John Deere is taking the Internet of Things out into the field by developing new technologies and embracing existing ones to boost the efficiency of prepping, planting, feeding and harvesting with the goal of improving per-acre crop yields.
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These technologies include IoT sensors, wireless communications, cloud apps and even a steering-wheel replacement that guides precision passes across arable land, says Ron Zink, director of On-Board Applications in the company’s Intelligent Solutions Group.
While the company’s use of IoT devices is highly specialized, he says his experiences hold lessons valuable to any business looking to piece together systems and platforms out of individual technologies. These lessons come in two areas: businesses that use IoT to improve the manufacturing process of the products they sell, and incorporating IoT devices into those devices.
In stitching together technologies, IT groups in businesses essentially become systems integrators trying to tie together the unique mix they need, Zink says. They have to answer how to create the tools needed and to decide what technologies can help you do more with less.
He says these IT pros should be willing to experiment with new devices, developing them quickly and giving them trials as soon as possible to determine their value.
Zink operates under the principle of minimum viable product in which you create something and test it to see if it works. “As you learn you kill off the ones that aren’t doing well, but the ones that are doing well, you build from those,” he says, “and create a broader service around them.”
He suggests that corporate IT pros dealing with IoT adopt a similar mentality, creating small wins that will eventually become a big win. He contrasts this approach to multi-year projects that pay great attention to detail but that don’t prove out until the end of a long time window.
On John Deere farm systems, Zink focuses on the IoT part of the equation by figuring out how to use mobile and computing technologies to create experiences he might not be able to create if the company tried to develop all the technology itself. He says he looks ahead three to five years at what the company might get out of building upon other vendors’ platforms, such as iOS.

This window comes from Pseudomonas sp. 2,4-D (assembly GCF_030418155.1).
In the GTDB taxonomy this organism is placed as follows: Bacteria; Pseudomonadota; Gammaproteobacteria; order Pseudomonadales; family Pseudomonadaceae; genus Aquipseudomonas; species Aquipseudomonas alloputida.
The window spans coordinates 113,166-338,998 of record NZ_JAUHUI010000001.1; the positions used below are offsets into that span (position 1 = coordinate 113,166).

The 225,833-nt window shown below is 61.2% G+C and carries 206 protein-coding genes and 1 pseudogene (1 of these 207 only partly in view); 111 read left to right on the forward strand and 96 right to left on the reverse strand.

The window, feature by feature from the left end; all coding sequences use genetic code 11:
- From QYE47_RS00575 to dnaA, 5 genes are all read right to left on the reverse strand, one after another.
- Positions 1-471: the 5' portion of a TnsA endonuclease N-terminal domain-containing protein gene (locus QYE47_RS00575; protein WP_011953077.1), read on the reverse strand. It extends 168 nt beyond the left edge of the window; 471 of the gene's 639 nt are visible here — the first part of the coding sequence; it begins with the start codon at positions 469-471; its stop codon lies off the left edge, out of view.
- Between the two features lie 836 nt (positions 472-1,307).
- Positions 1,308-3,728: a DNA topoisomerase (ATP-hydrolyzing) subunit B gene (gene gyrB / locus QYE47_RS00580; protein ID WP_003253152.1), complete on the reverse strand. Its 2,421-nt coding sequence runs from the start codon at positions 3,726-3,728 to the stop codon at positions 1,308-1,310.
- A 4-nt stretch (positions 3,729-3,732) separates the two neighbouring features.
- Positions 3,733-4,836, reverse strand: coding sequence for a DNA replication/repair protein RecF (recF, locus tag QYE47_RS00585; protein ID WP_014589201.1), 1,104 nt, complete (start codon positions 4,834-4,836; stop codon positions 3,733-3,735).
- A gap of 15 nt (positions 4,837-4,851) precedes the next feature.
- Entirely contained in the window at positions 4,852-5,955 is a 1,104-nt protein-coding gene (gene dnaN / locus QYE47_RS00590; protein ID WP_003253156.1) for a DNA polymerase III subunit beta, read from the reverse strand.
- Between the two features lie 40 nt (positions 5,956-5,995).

For example, iPads are a part of John Deere’s technology arsenal. The company created an iPad app with nine mapping layers that track what’s happening in the field. Users can set, for example, how many seeds are planted per acre, and precisely how far apart they are planted.
One mapping layer called singulation shows a groups of up to 10 seeds (the number distributed in 20 millisec) and shows on the iPad exactly where they are located and whether they are spaced properly, seed-by-seed, he says.
Another IoT add-on for a row unit (which puts the seed in the ground) is a sensor that measures the pressure being exerted on each seed as it’s planted. Farmers want to change this pressure depending on how soft the soil is that they’re planting. Based on the readings, managers can adjust the pressure and the spacing. That way the seeds are set at the optimal depth and distance apart for successful growth.
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The IoT sensors on the planters can communicate sensor data via Wi-Fi or other wireless technology to an iPad in the cab of a vehicle where the operator can use it to make adjustments.
The data can also be sent via cellular network to the John Deere cloud. To do this, the company came up with Mobile Data Transfer, which is a dongle that plugs into displays for John Deer equipment but also into other embedded displays in the vehicles to do bi-directional transfers with the cloud. It enables connecting machines that don’t have built-in cellular modems. So the device on the equipment connects via Wi-Fi to the Internet and from there to the cloud.